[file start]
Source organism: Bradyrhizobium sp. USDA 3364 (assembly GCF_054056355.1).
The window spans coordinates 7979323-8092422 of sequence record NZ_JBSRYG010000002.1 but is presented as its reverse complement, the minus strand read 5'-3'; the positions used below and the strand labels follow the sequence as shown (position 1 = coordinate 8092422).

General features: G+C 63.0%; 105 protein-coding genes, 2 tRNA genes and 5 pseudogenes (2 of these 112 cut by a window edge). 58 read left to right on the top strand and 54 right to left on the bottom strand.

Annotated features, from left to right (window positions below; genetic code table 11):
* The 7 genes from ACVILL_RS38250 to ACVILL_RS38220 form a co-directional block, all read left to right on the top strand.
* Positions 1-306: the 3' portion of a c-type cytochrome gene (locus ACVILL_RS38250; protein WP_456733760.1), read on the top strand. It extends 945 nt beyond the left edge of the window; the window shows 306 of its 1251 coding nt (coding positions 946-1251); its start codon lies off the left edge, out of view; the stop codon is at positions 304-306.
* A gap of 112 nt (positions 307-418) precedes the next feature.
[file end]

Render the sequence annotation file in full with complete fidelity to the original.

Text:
Source organism: Bradyrhizobium sp. USDA 3364 (assembly GCF_054056355.1).
The window spans coordinates 7979323-8092422 of sequence record NZ_JBSRYG010000002.1 but is presented as its reverse complement, the minus strand read 5'-3'; the positions used below and the strand labels follow the sequence as shown (position 1 = coordinate 8092422).

General features: G+C 63.0%; 105 protein-coding genes, 2 tRNA genes and 5 pseudogenes (2 of these 112 cut by a window edge). 58 read left to right on the top strand and 54 right to left on the bottom strand.

Annotated features, from left to right (window positions below; genetic code table 11):
* The 7 genes from ACVILL_RS38250 to ACVILL_RS38220 form a co-directional block, all read left to right on the top strand.
* Positions 1-306: the 3' portion of a c-type cytochrome gene (locus ACVILL_RS38250; protein WP_456733760.1), read on the top strand. It extends 945 nt beyond the left edge of the window; the window shows 306 of its 1251 coding nt (coding positions 946-1251); its start codon lies off the left edge, out of view; the stop codon is at positions 304-306.
* A gap of 112 nt (positions 307-418) precedes the next feature.